Traditional Celebration For Yap Day In Federated States Of Micronesia

Yap Visitors Bureau says 'all Yapese dances tell a story'

By Christy Sakaziro - Palau & Micronesia Humanities Project Director

SAIPAN, CNMI (Marianas Variety, March 10, 2017) – In Yap, the modern world exists alongside the traditional world. But on Yap Day, which takes place annually from March 1-3, traditions take center stage: traditional dances, crafts, tattoos, food and ceremonial dress, among other features of local culture.

Yap tradition, history and beliefs are celebrated, and there are various performances featuring Yapese of all ages, includung the women’s bamboo stick dance and the men’s standing and sitting dances.

According to the Yap Visitors Bureau all Yapese dances tell a story.

There is this dance “about a woman who was exiled from her village of Aloq for having leprosy. She slept under a banyan tree and saw this dance in her sleep night after night and eventually she was dancing. When she woke, she was cured. A spirit taught her this healing dance. Without leprosy she could return to her village. She began teaching the men how to perform this dance.”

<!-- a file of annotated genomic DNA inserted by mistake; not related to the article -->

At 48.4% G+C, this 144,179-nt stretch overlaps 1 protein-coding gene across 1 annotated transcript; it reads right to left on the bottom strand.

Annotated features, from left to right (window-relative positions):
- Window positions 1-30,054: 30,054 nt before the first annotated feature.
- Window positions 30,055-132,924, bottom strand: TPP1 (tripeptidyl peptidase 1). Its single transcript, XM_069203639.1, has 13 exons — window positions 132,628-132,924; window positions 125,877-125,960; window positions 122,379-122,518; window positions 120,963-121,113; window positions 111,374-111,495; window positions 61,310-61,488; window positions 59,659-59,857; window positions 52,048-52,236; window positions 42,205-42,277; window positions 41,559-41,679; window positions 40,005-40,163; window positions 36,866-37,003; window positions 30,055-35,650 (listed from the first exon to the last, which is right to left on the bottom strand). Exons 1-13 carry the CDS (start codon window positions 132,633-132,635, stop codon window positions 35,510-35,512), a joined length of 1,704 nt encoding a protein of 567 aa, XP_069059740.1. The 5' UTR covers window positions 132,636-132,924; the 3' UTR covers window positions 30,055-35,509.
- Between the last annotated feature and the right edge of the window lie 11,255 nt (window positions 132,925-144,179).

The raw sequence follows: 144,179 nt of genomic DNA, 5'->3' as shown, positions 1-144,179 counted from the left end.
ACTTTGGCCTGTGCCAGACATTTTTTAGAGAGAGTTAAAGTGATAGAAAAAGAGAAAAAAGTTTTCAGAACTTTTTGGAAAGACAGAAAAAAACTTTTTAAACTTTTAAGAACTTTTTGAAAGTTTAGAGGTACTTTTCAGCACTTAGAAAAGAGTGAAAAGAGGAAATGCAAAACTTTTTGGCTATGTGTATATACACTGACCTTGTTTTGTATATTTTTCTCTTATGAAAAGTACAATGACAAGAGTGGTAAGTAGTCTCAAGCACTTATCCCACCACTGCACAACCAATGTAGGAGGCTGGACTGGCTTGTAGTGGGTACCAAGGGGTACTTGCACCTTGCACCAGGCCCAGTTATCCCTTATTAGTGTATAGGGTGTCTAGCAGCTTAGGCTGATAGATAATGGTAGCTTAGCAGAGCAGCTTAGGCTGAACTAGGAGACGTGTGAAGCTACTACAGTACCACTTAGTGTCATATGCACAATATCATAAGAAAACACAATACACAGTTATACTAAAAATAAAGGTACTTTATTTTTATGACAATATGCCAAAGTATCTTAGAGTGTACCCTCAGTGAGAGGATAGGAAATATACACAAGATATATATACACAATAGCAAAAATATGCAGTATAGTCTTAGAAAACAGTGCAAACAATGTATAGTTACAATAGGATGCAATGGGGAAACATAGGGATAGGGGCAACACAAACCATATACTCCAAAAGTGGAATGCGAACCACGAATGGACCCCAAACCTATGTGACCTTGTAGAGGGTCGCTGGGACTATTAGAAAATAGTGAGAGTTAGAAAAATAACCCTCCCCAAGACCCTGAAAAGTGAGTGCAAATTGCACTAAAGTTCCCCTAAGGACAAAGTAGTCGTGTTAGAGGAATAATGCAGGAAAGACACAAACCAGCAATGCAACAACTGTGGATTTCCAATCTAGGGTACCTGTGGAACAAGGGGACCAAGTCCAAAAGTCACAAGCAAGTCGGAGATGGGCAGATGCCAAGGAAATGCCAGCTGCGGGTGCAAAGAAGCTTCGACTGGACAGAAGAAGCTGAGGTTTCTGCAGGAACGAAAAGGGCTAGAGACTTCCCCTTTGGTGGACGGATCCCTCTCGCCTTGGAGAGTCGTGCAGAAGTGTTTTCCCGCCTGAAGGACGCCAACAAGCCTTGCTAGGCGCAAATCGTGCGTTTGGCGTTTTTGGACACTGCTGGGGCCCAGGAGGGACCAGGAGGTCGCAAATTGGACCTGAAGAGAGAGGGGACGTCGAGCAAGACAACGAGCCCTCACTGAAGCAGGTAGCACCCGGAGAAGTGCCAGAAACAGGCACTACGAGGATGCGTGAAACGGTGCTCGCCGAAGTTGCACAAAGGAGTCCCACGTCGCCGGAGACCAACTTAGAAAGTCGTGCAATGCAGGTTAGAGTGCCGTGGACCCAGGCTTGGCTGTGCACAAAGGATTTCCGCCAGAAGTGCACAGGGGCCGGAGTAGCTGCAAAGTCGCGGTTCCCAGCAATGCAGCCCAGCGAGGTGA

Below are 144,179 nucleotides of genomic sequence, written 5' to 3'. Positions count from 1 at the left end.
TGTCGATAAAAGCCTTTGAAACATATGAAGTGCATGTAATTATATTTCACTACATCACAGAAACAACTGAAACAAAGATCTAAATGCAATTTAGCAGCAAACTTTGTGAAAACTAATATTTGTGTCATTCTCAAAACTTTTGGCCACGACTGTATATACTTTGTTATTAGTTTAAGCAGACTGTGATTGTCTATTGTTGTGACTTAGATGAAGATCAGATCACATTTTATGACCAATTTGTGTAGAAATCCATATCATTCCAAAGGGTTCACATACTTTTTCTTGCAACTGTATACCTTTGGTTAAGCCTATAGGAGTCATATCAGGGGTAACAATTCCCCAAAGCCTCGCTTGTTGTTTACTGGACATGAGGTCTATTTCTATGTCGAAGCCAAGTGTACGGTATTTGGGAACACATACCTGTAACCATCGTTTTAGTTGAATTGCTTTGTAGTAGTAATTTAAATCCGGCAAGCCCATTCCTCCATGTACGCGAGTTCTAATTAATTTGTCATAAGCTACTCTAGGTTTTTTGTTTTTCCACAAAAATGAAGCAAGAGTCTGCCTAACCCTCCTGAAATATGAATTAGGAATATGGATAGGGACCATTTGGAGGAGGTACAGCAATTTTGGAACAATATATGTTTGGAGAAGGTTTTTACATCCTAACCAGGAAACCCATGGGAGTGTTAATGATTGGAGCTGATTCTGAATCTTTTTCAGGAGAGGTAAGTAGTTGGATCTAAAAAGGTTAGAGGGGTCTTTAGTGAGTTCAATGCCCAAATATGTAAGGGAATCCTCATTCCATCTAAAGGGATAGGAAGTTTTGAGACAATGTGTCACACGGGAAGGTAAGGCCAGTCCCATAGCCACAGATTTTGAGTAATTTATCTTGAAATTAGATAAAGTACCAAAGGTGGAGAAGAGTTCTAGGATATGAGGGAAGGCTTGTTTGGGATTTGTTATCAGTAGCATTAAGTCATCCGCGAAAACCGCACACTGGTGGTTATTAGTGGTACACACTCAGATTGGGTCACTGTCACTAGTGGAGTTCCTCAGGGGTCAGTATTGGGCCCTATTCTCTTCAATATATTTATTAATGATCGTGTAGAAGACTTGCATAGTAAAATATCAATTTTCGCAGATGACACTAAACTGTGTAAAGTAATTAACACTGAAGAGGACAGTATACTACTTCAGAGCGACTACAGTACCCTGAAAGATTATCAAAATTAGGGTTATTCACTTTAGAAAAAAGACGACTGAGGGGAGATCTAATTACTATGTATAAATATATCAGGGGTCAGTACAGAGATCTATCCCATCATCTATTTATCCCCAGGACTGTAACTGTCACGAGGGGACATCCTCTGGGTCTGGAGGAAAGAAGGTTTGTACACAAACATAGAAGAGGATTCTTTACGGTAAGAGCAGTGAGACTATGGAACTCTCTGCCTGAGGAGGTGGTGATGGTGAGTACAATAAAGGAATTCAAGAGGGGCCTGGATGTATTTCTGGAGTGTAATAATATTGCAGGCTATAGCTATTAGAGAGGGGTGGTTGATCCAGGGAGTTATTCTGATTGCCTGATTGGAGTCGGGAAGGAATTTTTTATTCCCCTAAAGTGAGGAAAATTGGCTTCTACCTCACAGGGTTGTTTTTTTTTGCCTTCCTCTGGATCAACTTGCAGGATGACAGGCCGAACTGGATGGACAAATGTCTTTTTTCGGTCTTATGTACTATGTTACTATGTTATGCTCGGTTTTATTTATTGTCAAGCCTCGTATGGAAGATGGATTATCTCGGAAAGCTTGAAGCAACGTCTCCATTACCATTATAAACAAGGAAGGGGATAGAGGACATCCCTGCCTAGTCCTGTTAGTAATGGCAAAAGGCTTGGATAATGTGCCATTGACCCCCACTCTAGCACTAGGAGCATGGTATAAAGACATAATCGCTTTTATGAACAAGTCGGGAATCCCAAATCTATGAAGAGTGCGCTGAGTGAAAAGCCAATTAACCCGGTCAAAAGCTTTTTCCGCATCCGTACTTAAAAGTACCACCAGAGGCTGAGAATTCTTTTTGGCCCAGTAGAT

The modern lifestyle, the YBV says, has only a partial grip on Yapese people.

“If you were to ask most Yapese people what they wanted to see in their future, their answer would be to modernize and keep their traditions.

“As faster WiFi and access to the larger world increases, Yapese culture and traditions remain strong.

“Here, many mornings start with a coconut husk fire, and some evenings the forest resounds to the beat of bamboo sticks, war cries and chants from a traditional dance practice in the village.”

Valerie Conley, a Yapese, says she’s proud that Yap continues to keep its culture and heritage alive.

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